What is an LLC? Do I need one for my small company? Do I need an LLC in my particular state? Do I want an LLC if I’m using my home state as the filing entity? All of these questions will be answered here and much more.
First, we’ll discuss what an LLC is. An LLC is a Limited Liability Company registered with the appropriate state. It allows for the sharing of one type of tax liability (the tax liability on the shares of stock in the industry ) between the company and the owner (the person who started the LLC). If you’re submitting a Change of Address, this may change your business’ LLC status.
Do I want an LLC for my business? If your company grows significantly and your everyday work requires a great deal of driving, you might wish to take into account an LLC. An LLC will help protect your personal assets while also protecting your business assets from those of your competitors. If you file a Change of Address, your address and contact information will become the responsibility of your LLC, not your personal residence.
Do I need an LLC if my state doesn’t require one? Most states will not require an LLC. Your accountant will be able to assist you in determining if you want one based on the sort of business you’ve got and your particular state’s laws. Some countries allow for one or partial incorporation of a business. Other states require that you form an actual LLC.
Do I need a Registered Agent for my LLC? An LLC is also another entity from your personal residence. In order for your LLC to have its own separate legal and fiscal records, you’ll need to appoint a Registered Agent. Sometimes, it’s the Registered Agent that will be responsible for the maintenance and filing of all of the LLC’s documents. In other nations, the Secretary of State will handle these filings.
Do I need a lawyer for my LLC? Like any legal formation, it’s extremely important that any individuals connected with your LLC are qualified and trustworthy. If you have kids or a spouse, you will need an attorney to help you complete the forms and register the name of your organization, as well as any alterations (name changes). While the most common reasons to form an LLC are to prevent state taxes and comply with tax laws, obtaining a registered agent and a skilled attorney also lets you protect your personal interests while still being able to operate your company peacefully.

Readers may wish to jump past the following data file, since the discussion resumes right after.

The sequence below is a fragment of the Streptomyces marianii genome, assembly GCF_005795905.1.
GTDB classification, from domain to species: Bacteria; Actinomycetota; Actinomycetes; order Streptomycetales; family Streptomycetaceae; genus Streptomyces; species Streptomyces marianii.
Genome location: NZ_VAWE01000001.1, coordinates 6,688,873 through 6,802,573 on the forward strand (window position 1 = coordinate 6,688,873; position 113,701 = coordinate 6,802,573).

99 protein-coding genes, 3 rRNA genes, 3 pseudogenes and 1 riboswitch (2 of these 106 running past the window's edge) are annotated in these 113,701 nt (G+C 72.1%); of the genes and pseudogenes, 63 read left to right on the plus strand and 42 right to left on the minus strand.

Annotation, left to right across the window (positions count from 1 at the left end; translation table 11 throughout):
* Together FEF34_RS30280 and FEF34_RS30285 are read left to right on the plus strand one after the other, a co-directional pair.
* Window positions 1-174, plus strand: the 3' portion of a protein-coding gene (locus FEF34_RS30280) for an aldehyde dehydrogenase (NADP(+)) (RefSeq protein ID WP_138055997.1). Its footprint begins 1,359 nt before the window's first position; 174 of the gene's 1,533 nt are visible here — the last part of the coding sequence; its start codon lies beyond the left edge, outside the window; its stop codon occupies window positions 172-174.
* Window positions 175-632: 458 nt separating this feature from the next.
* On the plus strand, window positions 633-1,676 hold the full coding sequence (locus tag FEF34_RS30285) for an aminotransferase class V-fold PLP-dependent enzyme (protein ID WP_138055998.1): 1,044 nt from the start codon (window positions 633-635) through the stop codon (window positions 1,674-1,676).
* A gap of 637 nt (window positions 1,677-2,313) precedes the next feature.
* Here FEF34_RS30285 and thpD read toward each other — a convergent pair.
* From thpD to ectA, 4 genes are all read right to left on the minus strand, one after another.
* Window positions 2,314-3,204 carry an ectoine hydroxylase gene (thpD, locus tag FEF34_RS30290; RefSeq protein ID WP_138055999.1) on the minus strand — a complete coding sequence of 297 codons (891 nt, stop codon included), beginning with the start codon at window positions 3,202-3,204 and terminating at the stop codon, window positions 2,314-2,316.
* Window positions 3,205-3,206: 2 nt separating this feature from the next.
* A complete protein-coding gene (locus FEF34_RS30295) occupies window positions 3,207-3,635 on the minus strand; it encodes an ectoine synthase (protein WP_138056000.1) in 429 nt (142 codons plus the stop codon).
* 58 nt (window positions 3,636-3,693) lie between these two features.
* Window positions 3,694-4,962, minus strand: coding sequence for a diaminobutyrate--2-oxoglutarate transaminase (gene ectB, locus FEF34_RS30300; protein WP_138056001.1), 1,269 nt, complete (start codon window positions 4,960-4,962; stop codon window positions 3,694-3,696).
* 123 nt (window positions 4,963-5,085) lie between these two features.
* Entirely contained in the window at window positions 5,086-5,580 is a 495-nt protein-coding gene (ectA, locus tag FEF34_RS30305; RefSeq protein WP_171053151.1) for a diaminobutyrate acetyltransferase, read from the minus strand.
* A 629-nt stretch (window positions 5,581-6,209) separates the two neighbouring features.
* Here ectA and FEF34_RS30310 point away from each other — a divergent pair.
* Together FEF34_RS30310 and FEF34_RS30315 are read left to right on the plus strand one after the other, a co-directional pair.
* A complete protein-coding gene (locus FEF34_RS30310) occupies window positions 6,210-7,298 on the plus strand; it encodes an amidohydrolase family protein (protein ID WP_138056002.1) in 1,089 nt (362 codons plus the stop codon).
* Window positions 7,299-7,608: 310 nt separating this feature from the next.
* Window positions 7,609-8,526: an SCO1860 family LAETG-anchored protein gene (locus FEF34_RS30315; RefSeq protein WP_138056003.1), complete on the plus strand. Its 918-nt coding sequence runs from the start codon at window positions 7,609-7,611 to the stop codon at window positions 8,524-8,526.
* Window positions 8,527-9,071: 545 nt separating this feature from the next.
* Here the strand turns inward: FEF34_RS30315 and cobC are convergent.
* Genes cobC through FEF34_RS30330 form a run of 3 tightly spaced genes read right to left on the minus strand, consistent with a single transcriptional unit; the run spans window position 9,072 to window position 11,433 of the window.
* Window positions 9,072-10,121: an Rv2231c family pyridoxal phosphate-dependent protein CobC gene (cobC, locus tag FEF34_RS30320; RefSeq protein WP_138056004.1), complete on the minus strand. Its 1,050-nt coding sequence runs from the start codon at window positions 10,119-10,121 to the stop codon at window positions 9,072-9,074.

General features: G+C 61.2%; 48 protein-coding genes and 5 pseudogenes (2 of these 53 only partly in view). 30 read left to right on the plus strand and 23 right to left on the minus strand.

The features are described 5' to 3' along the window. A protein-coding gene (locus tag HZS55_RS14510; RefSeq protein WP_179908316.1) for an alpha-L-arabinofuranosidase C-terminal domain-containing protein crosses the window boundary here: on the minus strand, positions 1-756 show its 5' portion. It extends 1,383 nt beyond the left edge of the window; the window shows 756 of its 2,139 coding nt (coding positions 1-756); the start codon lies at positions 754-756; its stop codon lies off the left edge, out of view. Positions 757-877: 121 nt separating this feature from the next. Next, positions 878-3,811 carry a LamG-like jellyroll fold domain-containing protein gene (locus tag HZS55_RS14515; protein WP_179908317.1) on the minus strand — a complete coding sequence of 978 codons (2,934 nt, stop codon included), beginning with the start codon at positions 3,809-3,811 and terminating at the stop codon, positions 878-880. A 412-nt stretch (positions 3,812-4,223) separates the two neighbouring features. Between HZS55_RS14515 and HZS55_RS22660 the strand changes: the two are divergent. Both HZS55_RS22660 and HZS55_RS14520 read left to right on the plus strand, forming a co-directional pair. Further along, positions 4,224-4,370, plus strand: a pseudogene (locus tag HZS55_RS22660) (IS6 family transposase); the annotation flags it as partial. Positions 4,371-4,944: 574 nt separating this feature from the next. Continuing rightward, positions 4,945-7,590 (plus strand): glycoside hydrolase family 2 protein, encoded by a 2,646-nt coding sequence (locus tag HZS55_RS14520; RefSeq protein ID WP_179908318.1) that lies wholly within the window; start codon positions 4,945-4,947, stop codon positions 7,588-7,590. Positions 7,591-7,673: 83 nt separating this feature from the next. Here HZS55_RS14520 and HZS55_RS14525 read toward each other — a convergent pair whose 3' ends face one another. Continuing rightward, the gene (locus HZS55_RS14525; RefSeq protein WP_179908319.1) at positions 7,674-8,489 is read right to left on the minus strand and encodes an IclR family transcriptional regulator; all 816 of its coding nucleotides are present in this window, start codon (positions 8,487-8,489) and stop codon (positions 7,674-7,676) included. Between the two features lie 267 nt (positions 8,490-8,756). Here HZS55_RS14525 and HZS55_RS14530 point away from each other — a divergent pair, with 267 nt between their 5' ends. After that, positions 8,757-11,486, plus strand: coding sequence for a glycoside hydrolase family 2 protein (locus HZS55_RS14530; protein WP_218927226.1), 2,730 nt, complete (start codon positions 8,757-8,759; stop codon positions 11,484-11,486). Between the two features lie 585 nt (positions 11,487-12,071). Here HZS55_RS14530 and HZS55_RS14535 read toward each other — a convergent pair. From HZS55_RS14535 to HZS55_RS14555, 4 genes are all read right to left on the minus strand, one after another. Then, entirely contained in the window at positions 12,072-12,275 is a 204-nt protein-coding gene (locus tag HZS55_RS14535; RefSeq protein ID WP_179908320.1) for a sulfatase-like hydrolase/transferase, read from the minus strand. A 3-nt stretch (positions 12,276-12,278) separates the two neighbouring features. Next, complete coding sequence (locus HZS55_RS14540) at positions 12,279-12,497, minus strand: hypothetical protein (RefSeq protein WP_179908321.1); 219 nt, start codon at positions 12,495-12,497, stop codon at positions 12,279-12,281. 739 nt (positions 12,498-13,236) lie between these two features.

Do I need an accountant for my LLC? Operating an LLC is a really complex and intricate task, and it requires the eye of a qualified accountant. When you file your documents with your state’s Secretary of State, he or she will provide you with a comprehensive list of who is authorized to make changes and who’s responsible for completing them. While this sounds useful, many accountants are not qualified to handle the intricate task of incorporating a small business. The Secretary of State also has specific rules about who can represent the LLC, when filings are to be made, how they need to be completed, and what fees are required.
Do I need an accountant for my LLC? It depends on your state’s laws. Most states allow a sole proprietorship to incorporate as an LLC, but you must incorporate as a corporation first, before you can incorporate as an LLC. Regardless of the type of business you’re in, you want a qualified individual that will assist you create the necessary Articles of Organization, register the name of your LLC, and maintain the books.